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The Millennium Watch Book
Roger Dubuis  - Excalibur Double Tourbillon

Roger Dubuis Excalibur Double Tourbillon

First of a Dinasty*

The original 2005 watch was the first in a long dynasty that still holds sway at Roger Dubuis – and already bore within it the seeds of success.

While 2005 is not that long ago, this first Excalibur Double Tourbillon appears to hail from another era altogether. Roger Dubuis has moved on so much in terms of style, aesthetic appearance and mindset that the brand’s contemporary iterations and their august forebears appear to be worlds apart. That said, these forebears – including this very first Excalibur unveiled at the watch fair formerly known as SIHH – nevertheless had some aspects that prefigured the Manufacture’s present-day DNA. The Excalibur identity can already be discerned in the inaugural ‘EX45-01’ model. There’s the imposing 45mm dial, a diameter that was to become the hallmark of the collection. There’s also the crenelated bezel, now an absolute must too, as is the third central lug, created to fix the case to its strap more securely; and the Geneva Seal, which still graces almost all the watches produced by the brand. Last but by no means least, there’s the movement itself, its nascent audacity already apparent. Roger Dubuis was keen to ensure the Excalibur wasn’t “just another tourbillon”. For one thing, there were two of them. And since double tourbillons were already a thing, the Geneva-based Manufacture added its own twist by having its precious escapements rotate in opposite directions: counter-rotating, to use the appropriate aeronautical vocabulary.

Excalibur Double Tourbillon

Excalibur Double Tourbillon © Roger Dubuis

Counter-rotating Tourbillons

The dial of the first Excalibur is also distinctive. It is shared by two hands. The first, the hours hand, runs round the full circle of the dial and is a jumping hand, moving from one precise hour to the next in a single step, on the hour. The minutes hand, meanwhile, covers a 180° arc, and is both sweeping and retrograde: when it reaches 60 minutes, it immediately reverts to its starting point. The lower half is given over to the two tourbillons. The distinctive upper bridge sculpted in the shape of a trefoil is still a regular feature of all Roger Dubuis tourbillons and was indeed to become the style signature of most of the Manufacture’s skeleton collections through to the present day. In aesthetic terms, the disruptive choice of mother-of-pearl is noteworthy – a rare option for a 45mm-diameter watch intended mainly for men. Another eye-catching detail is that the original model had hour-markers only from 4 o’clock to 8 o’clock, making it rather difficult to read. This was rectified on later models, which have 12 Roman numeral hour-markers.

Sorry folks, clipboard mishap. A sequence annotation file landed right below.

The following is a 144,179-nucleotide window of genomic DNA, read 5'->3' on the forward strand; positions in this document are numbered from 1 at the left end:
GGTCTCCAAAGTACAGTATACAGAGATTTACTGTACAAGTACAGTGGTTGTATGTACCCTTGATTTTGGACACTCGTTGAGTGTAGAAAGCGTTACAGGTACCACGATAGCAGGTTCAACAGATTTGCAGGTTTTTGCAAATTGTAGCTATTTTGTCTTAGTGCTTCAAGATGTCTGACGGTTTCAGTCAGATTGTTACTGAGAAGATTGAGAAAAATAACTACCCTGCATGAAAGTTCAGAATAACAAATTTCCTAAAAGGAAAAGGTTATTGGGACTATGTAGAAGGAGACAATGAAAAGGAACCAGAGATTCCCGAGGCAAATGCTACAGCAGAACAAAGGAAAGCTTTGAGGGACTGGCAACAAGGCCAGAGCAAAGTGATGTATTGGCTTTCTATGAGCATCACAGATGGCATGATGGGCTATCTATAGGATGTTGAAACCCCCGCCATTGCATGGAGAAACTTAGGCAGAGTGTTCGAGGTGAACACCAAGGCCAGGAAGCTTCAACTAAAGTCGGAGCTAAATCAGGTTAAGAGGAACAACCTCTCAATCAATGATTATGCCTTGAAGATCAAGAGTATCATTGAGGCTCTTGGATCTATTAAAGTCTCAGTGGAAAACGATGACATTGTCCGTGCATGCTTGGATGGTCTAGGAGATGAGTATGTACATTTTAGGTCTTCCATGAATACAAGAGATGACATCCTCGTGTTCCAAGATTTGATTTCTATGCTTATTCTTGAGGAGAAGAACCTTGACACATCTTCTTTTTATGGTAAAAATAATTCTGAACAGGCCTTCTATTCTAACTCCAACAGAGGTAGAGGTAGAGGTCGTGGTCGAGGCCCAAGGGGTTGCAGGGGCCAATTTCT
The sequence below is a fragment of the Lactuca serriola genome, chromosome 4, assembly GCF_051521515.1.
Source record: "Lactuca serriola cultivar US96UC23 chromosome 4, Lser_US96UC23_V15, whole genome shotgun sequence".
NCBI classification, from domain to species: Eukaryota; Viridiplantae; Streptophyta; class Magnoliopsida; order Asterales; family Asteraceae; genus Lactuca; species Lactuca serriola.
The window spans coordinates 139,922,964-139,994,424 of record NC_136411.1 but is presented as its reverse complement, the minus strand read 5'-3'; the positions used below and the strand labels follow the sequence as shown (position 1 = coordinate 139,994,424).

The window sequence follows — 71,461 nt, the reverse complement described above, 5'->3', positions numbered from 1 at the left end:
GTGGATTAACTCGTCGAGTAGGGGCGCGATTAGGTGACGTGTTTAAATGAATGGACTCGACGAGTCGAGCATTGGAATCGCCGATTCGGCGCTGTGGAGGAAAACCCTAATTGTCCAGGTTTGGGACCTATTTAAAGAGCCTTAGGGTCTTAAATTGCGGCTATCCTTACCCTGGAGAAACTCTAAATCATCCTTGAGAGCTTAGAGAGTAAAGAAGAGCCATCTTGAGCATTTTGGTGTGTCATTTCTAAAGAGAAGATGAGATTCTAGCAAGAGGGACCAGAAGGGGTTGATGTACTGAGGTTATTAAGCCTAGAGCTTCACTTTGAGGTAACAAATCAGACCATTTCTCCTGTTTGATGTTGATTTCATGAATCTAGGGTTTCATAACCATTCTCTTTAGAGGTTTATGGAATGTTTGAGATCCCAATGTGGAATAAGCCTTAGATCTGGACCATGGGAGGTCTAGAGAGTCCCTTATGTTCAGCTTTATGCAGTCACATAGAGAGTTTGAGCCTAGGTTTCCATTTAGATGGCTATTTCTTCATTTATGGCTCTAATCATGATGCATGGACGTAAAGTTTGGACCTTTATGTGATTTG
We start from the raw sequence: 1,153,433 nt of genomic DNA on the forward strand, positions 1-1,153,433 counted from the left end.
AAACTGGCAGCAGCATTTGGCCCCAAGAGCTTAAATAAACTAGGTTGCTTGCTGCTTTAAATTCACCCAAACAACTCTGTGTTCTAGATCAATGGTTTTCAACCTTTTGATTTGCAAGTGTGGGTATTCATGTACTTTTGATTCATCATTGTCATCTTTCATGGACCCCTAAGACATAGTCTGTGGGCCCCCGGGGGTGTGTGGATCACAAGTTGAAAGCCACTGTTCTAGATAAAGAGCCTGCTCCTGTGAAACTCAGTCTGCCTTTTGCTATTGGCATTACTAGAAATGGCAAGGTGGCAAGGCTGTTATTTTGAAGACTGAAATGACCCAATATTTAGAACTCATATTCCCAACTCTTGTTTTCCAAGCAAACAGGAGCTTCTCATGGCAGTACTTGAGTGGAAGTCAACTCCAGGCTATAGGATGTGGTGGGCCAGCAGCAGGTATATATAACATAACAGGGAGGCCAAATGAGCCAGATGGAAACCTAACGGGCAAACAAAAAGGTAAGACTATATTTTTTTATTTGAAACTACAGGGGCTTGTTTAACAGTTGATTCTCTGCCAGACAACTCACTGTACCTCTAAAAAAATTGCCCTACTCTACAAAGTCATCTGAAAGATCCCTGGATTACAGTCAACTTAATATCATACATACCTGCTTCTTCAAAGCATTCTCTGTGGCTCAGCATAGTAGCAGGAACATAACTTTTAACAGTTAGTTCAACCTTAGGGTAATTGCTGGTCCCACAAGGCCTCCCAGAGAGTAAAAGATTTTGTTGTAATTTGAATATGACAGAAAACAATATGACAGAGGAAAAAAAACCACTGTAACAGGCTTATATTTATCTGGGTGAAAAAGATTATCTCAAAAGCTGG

Excalibur Double Tourbillon

Excalibur Double Tourbillon © Roger Dubuis

Many Descendants

The Excalibur Double Tourbillon was to have a great many offspring. Before its launch year was out, there was also the EX45-08 Minute Repeater, followed by a skeleton version (RD01SQ calibre) in 2009. The single tourbillon was to follow soon afterwards. Most of these developments were the work of Carlos Dias, a self-made man who shaped the world of Roger Dubuis for 11 years. He had the firm’s first in-house calibres developed as early as 1999 and remained at the helm until the brand was bought out by the Richemont Group in 2008. 

*This year GMT Magazine and WorldTempus have embarked on the ambitious project of summarising the last 20 years of the Tourbillon in  The Millennium Watch Book - Tourbillons, a big, beautifully laid out coffee table book. This article is an extract. The Millennium Watch Book - Tourbillons is available on www.the-watch-book.com, in French and English. 


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The brand

The Roger Dubuis Manufacture was founded on the desire for independence and watchmaking excellence. With remarkable dynamism, Roger Dubuis quickly ignited the world of Haute Horlogerie and has developed over thirty completely original in-house movements. Striking a fine balance between traditional watchmaking expertise and avant‑garde design, the Manufacture became a specialist in architectural skeletonised movements.

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